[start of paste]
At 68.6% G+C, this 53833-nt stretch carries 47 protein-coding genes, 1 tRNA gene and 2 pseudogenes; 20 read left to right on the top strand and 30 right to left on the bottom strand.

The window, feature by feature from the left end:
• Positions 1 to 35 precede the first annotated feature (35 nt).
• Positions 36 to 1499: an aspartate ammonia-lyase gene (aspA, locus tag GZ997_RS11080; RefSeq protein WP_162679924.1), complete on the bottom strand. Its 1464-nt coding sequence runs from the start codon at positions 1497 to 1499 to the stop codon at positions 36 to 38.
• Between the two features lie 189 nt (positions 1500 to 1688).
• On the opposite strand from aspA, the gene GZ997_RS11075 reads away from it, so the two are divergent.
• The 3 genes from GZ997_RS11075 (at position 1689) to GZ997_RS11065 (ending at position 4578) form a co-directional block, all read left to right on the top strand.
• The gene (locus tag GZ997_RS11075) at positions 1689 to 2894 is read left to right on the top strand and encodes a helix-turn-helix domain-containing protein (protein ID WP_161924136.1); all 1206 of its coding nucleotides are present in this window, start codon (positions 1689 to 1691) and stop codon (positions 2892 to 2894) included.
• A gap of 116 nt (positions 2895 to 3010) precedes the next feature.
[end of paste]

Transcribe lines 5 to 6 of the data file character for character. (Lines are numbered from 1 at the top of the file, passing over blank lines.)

• Between the two features lie 189 nt (positions 1500 to 1688).
• On the opposite strand from aspA, the gene GZ997_RS11075 reads away from it, so the two are divergent.